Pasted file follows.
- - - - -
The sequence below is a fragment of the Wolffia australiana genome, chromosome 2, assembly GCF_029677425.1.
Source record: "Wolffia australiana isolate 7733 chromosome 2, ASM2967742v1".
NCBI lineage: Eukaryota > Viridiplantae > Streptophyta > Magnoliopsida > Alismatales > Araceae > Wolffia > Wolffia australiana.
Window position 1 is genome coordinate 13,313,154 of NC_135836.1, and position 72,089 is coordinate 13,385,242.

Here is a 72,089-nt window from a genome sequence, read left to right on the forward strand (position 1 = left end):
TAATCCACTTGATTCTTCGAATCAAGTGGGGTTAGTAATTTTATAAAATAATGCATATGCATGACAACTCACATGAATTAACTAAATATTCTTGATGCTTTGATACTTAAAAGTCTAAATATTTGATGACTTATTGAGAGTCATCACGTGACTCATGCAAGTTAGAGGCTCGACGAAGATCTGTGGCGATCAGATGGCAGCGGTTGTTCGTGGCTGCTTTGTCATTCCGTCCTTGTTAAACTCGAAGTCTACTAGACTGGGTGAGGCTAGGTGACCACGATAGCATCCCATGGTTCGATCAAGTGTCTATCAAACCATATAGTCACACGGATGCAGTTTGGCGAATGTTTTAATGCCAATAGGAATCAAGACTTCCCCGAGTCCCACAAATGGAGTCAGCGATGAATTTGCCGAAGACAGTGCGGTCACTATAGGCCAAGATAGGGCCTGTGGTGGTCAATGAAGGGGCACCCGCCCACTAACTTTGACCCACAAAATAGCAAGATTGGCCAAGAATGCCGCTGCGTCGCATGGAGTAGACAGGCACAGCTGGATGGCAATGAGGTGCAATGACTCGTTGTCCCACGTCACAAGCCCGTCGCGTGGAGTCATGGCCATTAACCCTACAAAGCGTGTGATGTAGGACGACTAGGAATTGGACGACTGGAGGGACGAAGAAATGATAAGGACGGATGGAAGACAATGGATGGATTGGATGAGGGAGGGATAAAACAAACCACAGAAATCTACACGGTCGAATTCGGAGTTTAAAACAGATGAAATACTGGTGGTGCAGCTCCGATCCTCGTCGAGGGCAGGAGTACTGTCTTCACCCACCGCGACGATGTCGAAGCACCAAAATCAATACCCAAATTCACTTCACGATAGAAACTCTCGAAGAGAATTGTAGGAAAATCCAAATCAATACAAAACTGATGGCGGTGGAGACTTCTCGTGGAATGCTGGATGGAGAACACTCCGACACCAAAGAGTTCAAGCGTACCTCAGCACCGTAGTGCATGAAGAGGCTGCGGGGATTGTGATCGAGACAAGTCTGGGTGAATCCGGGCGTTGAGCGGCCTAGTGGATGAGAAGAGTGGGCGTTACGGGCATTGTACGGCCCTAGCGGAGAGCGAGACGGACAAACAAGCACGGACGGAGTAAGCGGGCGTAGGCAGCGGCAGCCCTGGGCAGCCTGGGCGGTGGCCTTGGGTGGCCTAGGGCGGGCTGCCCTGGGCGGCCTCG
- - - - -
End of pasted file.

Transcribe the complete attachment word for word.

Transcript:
The sequence below is a fragment of the Wolffia australiana genome, chromosome 2, assembly GCF_029677425.1.
Source record: "Wolffia australiana isolate 7733 chromosome 2, ASM2967742v1".
NCBI lineage: Eukaryota > Viridiplantae > Streptophyta > Magnoliopsida > Alismatales > Araceae > Wolffia > Wolffia australiana.
Window position 1 is genome coordinate 13,313,154 of NC_135836.1, and position 72,089 is coordinate 13,385,242.

Here is a 72,089-nt window from a genome sequence, read left to right on the forward strand (position 1 = left end):
TAATCCACTTGATTCTTCGAATCAAGTGGGGTTAGTAATTTTATAAAATAATGCATATGCATGACAACTCACATGAATTAACTAAATATTCTTGATGCTTTGATACTTAAAAGTCTAAATATTTGATGACTTATTGAGAGTCATCACGTGACTCATGCAAGTTAGAGGCTCGACGAAGATCTGTGGCGATCAGATGGCAGCGGTTGTTCGTGGCTGCTTTGTCATTCCGTCCTTGTTAAACTCGAAGTCTACTAGACTGGGTGAGGCTAGGTGACCACGATAGCATCCCATGGTTCGATCAAGTGTCTATCAAACCATATAGTCACACGGATGCAGTTTGGCGAATGTTTTAATGCCAATAGGAATCAAGACTTCCCCGAGTCCCACAAATGGAGTCAGCGATGAATTTGCCGAAGACAGTGCGGTCACTATAGGCCAAGATAGGGCCTGTGGTGGTCAATGAAGGGGCACCCGCCCACTAACTTTGACCCACAAAATAGCAAGATTGGCCAAGAATGCCGCTGCGTCGCATGGAGTAGACAGGCACAGCTGGATGGCAATGAGGTGCAATGACTCGTTGTCCCACGTCACAAGCCCGTCGCGTGGAGTCATGGCCATTAACCCTACAAAGCGTGTGATGTAGGACGACTAGGAATTGGACGACTGGAGGGACGAAGAAATGATAAGGACGGATGGAAGACAATGGATGGATTGGATGAGGGAGGGATAAAACAAACCACAGAAATCTACACGGTCGAATTCGGAGTTTAAAACAGATGAAATACTGGTGGTGCAGCTCCGATCCTCGTCGAGGGCAGGAGTACTGTCTTCACCCACCGCGACGATGTCGAAGCACCAAAATCAATACCCAAATTCACTTCACGATAGAAACTCTCGAAGAGAATTGTAGGAAAATCCAAATCAATACAAAACTGATGGCGGTGGAGACTTCTCGTGGAATGCTGGATGGAGAACACTCCGACACCAAAGAGTTCAAGCGTACCTCAGCACCGTAGTGCATGAAGAGGCTGCGGGGATTGTGATCGAGACAAGTCTGGGTGAATCCGGGCGTTGAGCGGCCTAGTGGATGAGAAGAGTGGGCGTTACGGGCATTGTACGGCCCTAGCGGAGAGCGAGACGGACAAACAAGCACGGACGGAGTAAGCGGGCGTAGGCAGCGGCAGCCCTGGGCAGCCTGGGCGGTGGCCTTGGGTGGCCTAGGGCGGGCTGCCCTGGGCGGCCTCG